Volcanologist Erik Klemetti has turned down opportunities to visit White Island, the New Zealand volcano that erupted Monday afternoon and killed at least five tourists.

That’s because White Island, also known as Whakaari, is the top of an explosive volcano, and Klemetti didn’t like the risk. (The rest of the volcano is submerged under the sea.) Whakaari is similar to the imposing Cascade volcanoes on the western coast of the U.S., which are liable to erupt violently, sometimes with relatively little notice.

“You need to be conscious that there could be an unexpected explosion,” said Klemetti, who is an associate professor in the Department of Geosciences at Denison University. “And if you’re caught near it, you could be out of luck.”

The short-lived eruption was powerful enough to eject volcanic ash some 12,000 feet into the sky. But this was still a relatively small eruption, explained Janine Krippner, a volcanologist at the Smithsonian Global Volcanism Program.

“This is an inherent risk with visiting volcanoes,” said Krippner, a New Zealander who has visited White Island. “It doesn’t take big eruptions to be deadly.”

“[White Island] is well-monitored, but surprises like this still happen,” she added.

As of Tuesday at midnight in New Zealand, police and emergency responders flying over the island had not spotted any “signs of life,” signaling a grim outcome for still missing visitors.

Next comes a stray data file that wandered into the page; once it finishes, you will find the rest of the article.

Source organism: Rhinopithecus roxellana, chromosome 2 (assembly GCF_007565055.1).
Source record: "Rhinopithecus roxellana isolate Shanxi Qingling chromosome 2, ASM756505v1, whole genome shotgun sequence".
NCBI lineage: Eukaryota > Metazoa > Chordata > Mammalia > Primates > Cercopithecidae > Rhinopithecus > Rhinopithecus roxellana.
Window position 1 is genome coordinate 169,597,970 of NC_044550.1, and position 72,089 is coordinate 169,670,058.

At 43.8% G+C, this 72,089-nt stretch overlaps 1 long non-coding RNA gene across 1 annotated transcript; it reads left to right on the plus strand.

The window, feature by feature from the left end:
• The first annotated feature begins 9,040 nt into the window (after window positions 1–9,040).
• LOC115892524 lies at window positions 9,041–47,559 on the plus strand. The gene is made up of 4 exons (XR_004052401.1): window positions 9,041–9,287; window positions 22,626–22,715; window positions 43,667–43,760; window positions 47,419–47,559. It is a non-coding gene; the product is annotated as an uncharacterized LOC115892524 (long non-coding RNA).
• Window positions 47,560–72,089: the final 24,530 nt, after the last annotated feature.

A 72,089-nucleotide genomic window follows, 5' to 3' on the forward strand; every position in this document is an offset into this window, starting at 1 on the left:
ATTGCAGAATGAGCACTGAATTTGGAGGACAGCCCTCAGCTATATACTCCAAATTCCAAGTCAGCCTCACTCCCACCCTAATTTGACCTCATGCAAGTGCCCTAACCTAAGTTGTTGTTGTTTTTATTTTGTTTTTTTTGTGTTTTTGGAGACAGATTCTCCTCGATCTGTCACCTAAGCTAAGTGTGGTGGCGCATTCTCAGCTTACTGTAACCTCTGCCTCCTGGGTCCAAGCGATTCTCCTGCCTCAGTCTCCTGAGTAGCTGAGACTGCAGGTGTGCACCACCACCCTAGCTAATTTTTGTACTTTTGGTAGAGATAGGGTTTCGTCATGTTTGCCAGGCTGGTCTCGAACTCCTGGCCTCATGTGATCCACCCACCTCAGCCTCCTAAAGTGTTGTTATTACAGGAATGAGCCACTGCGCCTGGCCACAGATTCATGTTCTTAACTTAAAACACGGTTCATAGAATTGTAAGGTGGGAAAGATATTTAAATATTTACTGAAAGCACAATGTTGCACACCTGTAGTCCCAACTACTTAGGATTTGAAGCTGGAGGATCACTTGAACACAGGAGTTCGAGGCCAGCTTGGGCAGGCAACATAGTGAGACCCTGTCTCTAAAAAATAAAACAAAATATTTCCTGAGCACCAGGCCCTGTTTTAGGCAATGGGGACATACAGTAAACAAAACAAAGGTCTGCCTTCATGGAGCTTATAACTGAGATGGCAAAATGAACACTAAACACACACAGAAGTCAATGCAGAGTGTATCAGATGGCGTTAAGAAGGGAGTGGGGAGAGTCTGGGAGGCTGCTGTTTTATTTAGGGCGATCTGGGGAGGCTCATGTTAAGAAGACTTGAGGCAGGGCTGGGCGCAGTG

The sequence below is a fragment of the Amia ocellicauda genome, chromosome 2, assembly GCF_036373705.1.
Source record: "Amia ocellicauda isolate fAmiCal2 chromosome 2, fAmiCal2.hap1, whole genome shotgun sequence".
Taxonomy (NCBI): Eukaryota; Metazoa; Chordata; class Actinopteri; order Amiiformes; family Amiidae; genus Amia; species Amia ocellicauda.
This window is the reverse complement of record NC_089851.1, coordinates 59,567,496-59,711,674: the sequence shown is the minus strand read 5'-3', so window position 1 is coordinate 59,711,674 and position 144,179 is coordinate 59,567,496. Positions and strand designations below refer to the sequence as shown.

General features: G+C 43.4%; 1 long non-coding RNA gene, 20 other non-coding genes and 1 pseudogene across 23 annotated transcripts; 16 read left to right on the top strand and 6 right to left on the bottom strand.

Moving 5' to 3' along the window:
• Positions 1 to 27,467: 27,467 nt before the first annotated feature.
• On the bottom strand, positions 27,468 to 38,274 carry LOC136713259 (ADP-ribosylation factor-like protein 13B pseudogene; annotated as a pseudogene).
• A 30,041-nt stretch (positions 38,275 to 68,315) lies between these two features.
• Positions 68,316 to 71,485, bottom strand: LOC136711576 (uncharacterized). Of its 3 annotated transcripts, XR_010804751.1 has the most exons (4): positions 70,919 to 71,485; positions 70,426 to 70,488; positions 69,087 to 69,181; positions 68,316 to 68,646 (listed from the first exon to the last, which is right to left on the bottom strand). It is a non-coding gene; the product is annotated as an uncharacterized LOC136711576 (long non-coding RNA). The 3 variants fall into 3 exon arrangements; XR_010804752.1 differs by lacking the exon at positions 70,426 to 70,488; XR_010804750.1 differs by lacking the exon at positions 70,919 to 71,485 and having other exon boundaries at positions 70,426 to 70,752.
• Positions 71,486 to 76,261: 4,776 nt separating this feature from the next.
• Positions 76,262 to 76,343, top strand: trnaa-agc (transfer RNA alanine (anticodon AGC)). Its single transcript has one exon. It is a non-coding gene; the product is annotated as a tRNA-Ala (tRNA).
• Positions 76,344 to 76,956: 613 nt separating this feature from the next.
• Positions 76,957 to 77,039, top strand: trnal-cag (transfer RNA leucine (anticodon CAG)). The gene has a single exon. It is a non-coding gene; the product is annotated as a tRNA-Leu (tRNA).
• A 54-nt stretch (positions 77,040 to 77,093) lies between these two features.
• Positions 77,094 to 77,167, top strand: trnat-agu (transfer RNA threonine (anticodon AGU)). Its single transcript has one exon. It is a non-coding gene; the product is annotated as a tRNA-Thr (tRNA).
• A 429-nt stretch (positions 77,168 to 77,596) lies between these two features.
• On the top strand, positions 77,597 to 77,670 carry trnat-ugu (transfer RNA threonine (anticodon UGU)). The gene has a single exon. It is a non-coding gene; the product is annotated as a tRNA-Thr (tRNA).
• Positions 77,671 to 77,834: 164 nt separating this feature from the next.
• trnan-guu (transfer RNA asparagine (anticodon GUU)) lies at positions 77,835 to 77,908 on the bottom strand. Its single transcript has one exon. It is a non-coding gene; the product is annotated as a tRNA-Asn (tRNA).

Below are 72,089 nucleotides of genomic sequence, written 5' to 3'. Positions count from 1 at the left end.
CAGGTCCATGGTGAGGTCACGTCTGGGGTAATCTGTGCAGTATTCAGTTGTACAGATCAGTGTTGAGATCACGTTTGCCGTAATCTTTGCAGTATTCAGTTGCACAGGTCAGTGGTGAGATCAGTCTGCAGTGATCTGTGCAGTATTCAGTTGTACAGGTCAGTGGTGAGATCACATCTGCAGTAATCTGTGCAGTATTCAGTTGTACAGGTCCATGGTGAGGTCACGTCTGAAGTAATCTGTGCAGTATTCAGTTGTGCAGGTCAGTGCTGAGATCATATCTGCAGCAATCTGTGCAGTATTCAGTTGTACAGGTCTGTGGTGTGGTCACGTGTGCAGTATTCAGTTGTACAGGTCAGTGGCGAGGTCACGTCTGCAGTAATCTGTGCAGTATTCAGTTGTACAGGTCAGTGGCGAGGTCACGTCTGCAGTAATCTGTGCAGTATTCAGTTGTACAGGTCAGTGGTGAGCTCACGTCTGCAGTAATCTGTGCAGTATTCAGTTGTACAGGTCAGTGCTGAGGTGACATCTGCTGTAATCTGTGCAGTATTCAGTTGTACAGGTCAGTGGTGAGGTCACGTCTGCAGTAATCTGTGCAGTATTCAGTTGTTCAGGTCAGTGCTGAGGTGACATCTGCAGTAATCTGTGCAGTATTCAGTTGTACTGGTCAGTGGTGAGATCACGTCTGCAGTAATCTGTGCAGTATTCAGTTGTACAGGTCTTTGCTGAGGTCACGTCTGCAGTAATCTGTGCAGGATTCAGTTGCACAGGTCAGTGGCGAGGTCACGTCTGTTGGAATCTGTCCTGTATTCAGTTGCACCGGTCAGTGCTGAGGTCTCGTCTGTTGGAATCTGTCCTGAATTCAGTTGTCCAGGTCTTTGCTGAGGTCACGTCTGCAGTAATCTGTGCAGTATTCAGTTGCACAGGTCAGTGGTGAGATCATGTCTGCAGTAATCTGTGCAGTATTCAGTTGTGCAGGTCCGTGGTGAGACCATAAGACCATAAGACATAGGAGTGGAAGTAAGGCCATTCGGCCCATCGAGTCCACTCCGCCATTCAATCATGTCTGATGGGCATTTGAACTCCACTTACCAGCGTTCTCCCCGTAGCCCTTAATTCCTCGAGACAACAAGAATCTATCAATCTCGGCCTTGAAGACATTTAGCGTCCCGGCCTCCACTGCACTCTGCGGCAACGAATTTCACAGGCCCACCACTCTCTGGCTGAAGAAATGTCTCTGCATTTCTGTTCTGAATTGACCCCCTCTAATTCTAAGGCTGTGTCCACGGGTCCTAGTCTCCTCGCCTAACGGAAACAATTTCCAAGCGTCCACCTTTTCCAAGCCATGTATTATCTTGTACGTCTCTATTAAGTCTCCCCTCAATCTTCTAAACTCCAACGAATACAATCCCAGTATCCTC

It seems to me a gross misunderstanding of and deep failure to appreciatr nature,
to record a video like this at the margin of a boiling lake of acid and then express incredulity that people were in mortal danger? https://t.co/m5VI1KkvUq

— Austin Elliott (@TTremblingEarth) December 9, 2019

Michael Schade@sch · Dec 9, 2019, Replying to @sch

(Reporters can use any of these with attribution. Sorry, I can’t keep up with 1-off asks to use, don’t have great service)

Michael Schade@sch

Checked photo timestamps. The Last photo from me standing on the land was 13:49; this first photo of the eruption was 14:12, about a minute or two into the eruption.

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Indeed, many tourists have for years walked by the volcano’s boiling lake with no incident. “This time the timing’s bad,” said Klemetti. Such are the indifferent whims of nature. 

“How many hundreds of thousands of people visit this place with nothing happening?” Krippner asked. “Some people are there at the wrong place and the wrong time.”

It’s difficult to know when a volcano-like White Island, technically known as a stratovolcano, might have a brief blast. “There is very little way to tell that this was going to happen,” explained Klemetti. Water might have drained into the scorching insides of this volcano, leading to an unpredictable steam-driven event, he said.

“I’ve always been skeptical of the tourism there,” said Klemetti, noting the waivers he would have needed to sign to step foot on the volcanic summit. 



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